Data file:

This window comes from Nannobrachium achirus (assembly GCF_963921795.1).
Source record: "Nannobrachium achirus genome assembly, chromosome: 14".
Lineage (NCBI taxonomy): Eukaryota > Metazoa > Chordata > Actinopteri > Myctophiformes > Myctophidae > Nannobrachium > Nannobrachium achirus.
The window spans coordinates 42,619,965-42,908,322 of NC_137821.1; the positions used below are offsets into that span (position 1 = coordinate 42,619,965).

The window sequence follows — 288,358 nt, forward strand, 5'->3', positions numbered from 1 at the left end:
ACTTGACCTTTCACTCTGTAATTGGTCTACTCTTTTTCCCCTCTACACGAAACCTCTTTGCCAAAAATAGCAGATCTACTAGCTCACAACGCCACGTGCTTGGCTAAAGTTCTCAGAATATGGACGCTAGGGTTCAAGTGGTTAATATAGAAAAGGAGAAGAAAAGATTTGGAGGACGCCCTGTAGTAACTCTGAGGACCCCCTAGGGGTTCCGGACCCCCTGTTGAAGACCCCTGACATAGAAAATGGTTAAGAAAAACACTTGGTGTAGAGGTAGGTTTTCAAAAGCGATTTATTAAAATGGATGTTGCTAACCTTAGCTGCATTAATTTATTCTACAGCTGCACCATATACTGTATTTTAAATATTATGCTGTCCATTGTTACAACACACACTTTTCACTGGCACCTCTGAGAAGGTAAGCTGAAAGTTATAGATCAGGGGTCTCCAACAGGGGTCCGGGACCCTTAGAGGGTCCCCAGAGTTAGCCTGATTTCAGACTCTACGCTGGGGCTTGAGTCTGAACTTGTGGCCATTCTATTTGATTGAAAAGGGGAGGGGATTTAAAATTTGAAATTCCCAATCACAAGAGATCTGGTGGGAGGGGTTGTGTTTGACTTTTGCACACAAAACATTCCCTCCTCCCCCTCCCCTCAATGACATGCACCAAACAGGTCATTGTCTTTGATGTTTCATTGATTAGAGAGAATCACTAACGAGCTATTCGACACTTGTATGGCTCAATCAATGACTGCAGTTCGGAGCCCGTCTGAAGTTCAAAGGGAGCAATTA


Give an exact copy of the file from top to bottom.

This window comes from Nannobrachium achirus (assembly GCF_963921795.1).
Source record: "Nannobrachium achirus genome assembly, chromosome: 14".
Lineage (NCBI taxonomy): Eukaryota > Metazoa > Chordata > Actinopteri > Myctophiformes > Myctophidae > Nannobrachium > Nannobrachium achirus.
The window spans coordinates 42,619,965-42,908,322 of NC_137821.1; the positions used below are offsets into that span (position 1 = coordinate 42,619,965).

The window sequence follows — 288,358 nt, forward strand, 5'->3', positions numbered from 1 at the left end:
ACTTGACCTTTCACTCTGTAATTGGTCTACTCTTTTTCCCCTCTACACGAAACCTCTTTGCCAAAAATAGCAGATCTACTAGCTCACAACGCCACGTGCTTGGCTAAAGTTCTCAGAATATGGACGCTAGGGTTCAAGTGGTTAATATAGAAAAGGAGAAGAAAAGATTTGGAGGACGCCCTGTAGTAACTCTGAGGACCCCCTAGGGGTTCCGGACCCCCTGTTGAAGACCCCTGACATAGAAAATGGTTAAGAAAAACACTTGGTGTAGAGGTAGGTTTTCAAAAGCGATTTATTAAAATGGATGTTGCTAACCTTAGCTGCATTAATTTATTCTACAGCTGCACCATATACTGTATTTTAAATATTATGCTGTCCATTGTTACAACACACACTTTTCACTGGCACCTCTGAGAAGGTAAGCTGAAAGTTATAGATCAGGGGTCTCCAACAGGGGTCCGGGACCCTTAGAGGGTCCCCAGAGTTAGCCTGATTTCAGACTCTACGCTGGGGCTTGAGTCTGAACTTGTGGCCATTCTATTTGATTGAAAAGGGGAGGGGATTTAAAATTTGAAATTCCCAATCACAAGAGATCTGGTGGGAGGGGTTGTGTTTGACTTTTGCACACAAAACATTCCCTCCTCCCCCTCCCCTCAATGACATGCACCAAACAGGTCATTGTCTTTGATGTTTCATTGATTAGAGAGAATCACTAACGAGCTATTCGACACTTGTATGGCTCAATCAATGACTGCAGTTCGGAGCCCGTCTGAAGTTCAAAGGGAGCAATTA